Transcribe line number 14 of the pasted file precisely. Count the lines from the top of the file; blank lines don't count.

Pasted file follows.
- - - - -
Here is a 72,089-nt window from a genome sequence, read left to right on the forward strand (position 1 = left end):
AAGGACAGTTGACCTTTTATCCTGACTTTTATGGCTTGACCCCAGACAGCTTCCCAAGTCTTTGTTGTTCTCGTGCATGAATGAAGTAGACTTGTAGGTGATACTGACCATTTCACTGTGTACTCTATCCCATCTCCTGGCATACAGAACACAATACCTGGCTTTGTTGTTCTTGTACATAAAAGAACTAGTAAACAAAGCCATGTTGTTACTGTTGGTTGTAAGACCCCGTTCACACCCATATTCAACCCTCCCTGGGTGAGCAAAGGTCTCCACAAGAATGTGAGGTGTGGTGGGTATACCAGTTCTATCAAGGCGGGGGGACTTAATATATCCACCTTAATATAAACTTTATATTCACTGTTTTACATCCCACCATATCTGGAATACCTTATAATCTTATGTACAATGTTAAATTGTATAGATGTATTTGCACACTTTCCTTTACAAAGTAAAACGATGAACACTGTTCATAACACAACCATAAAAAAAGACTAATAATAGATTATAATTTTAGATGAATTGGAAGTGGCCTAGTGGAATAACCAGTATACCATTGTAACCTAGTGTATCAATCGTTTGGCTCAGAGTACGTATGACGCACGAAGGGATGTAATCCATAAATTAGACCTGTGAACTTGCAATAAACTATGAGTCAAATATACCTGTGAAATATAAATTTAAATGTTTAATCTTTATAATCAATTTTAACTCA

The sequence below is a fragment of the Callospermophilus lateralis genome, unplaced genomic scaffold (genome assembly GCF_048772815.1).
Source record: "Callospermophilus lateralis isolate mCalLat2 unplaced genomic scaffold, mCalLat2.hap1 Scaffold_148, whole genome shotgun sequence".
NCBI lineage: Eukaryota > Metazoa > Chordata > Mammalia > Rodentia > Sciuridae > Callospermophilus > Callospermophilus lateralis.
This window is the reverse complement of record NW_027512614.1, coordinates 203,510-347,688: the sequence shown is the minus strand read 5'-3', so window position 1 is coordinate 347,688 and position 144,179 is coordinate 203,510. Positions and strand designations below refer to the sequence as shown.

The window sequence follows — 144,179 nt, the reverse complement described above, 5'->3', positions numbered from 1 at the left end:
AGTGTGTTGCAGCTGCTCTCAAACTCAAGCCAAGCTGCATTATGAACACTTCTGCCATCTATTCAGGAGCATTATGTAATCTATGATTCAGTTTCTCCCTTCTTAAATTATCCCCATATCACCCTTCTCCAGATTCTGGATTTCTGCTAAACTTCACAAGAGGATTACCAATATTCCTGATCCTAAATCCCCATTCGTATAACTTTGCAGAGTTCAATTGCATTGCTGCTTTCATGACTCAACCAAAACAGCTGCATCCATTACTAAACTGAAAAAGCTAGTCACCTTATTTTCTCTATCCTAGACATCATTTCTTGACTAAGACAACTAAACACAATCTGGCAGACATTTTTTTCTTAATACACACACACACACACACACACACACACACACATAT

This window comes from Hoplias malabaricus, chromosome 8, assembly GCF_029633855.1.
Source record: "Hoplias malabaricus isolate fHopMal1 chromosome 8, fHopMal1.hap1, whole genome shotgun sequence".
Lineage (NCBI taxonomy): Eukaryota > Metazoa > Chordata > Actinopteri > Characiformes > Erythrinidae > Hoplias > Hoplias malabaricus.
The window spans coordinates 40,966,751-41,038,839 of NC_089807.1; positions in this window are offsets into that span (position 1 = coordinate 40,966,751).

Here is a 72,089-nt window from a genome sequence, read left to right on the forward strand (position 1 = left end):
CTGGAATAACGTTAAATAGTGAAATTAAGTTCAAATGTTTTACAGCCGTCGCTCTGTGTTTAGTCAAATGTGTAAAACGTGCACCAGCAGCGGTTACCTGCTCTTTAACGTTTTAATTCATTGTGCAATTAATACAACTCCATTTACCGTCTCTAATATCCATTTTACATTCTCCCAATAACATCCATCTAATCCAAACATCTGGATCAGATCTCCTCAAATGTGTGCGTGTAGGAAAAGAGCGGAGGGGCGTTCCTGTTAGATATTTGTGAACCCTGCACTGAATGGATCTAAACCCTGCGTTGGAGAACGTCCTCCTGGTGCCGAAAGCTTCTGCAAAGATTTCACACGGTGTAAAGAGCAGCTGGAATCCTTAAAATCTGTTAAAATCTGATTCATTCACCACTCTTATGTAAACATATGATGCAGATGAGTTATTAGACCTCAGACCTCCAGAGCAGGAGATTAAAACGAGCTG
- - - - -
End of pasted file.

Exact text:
CTGGAATAACGTTAAATAGTGAAATTAAGTTCAAATGTTTTACAGCCGTCGCTCTGTGTTTAGTCAAATGTGTAAAACGTGCACCAGCAGCGGTTACCTGCTCTTTAACGTTTTAATTCATTGTGCAATTAATACAACTCCATTTACCGTCTCTAATATCCATTTTACATTCTCCCAATAACATCCATCTAATCCAAACATCTGGATCAGATCTCCTCAAATGTGTGCGTGTAGGAAAAGAGCGGAGGGGCGTTCCTGTTAGATATTTGTGAACCCTGCACTGAATGGATCTAAACCCTGCGTTGGAGAACGTCCTCCTGGTGCCGAAAGCTTCTGCAAAGATTTCACACGGTGTAAAGAGCAGCTGGAATCCTTAAAATCTGTTAAAATCTGATTCATTCACCACTCTTATGTAAACATATGATGCAGATGAGTTATTAGACCTCAGACCTCCAGAGCAGGAGATTAAAACGAGCTG